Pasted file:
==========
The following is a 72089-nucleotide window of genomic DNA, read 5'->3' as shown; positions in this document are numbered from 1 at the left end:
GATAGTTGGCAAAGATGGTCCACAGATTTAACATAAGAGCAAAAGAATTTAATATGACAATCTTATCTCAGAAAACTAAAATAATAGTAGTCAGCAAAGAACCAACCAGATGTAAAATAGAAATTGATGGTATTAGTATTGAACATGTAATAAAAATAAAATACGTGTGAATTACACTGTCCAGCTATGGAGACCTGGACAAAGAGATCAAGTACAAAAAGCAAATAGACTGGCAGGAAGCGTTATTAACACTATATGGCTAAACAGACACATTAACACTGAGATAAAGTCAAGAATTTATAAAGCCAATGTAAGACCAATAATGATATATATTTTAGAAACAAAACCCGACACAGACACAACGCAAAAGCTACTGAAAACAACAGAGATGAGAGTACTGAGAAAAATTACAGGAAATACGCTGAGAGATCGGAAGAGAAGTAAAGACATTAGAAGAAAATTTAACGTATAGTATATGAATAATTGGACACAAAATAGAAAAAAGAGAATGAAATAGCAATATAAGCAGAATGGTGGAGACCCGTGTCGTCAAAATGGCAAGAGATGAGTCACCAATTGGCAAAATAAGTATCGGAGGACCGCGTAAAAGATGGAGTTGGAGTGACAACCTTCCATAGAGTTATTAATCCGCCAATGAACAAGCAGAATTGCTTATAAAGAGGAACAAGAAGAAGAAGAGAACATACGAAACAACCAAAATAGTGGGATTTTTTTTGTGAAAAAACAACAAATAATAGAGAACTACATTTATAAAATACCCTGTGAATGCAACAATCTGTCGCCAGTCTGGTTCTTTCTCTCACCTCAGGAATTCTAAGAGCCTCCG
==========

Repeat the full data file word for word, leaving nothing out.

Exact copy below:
The following is a 72089-nucleotide window of genomic DNA, read 5'->3' as shown; positions in this document are numbered from 1 at the left end:
GATAGTTGGCAAAGATGGTCCACAGATTTAACATAAGAGCAAAAGAATTTAATATGACAATCTTATCTCAGAAAACTAAAATAATAGTAGTCAGCAAAGAACCAACCAGATGTAAAATAGAAATTGATGGTATTAGTATTGAACATGTAATAAAAATAAAATACGTGTGAATTACACTGTCCAGCTATGGAGACCTGGACAAAGAGATCAAGTACAAAAAGCAAATAGACTGGCAGGAAGCGTTATTAACACTATATGGCTAAACAGACACATTAACACTGAGATAAAGTCAAGAATTTATAAAGCCAATGTAAGACCAATAATGATATATATTTTAGAAACAAAACCCGACACAGACACAACGCAAAAGCTACTGAAAACAACAGAGATGAGAGTACTGAGAAAAATTACAGGAAATACGCTGAGAGATCGGAAGAGAAGTAAAGACATTAGAAGAAAATTTAACGTATAGTATATGAATAATTGGACACAAAATAGAAAAAAGAGAATGAAATAGCAATATAAGCAGAATGGTGGAGACCCGTGTCGTCAAAATGGCAAGAGATGAGTCACCAATTGGCAAAATAAGTATCGGAGGACCGCGTAAAAGATGGAGTTGGAGTGACAACCTTCCATAGAGTTATTAATCCGCCAATGAACAAGCAGAATTGCTTATAAAGAGGAACAAGAAGAAGAAGAGAACATACGAAACAACCAAAATAGTGGGATTTTTTTTGTGAAAAAACAACAAATAATAGAGAACTACATTTATAAAATACCCTGTGAATGCAACAATCTGTCGCCAGTCTGGTTCTTTCTCTCACCTCAGGAATTCTAAGAGCCTCCG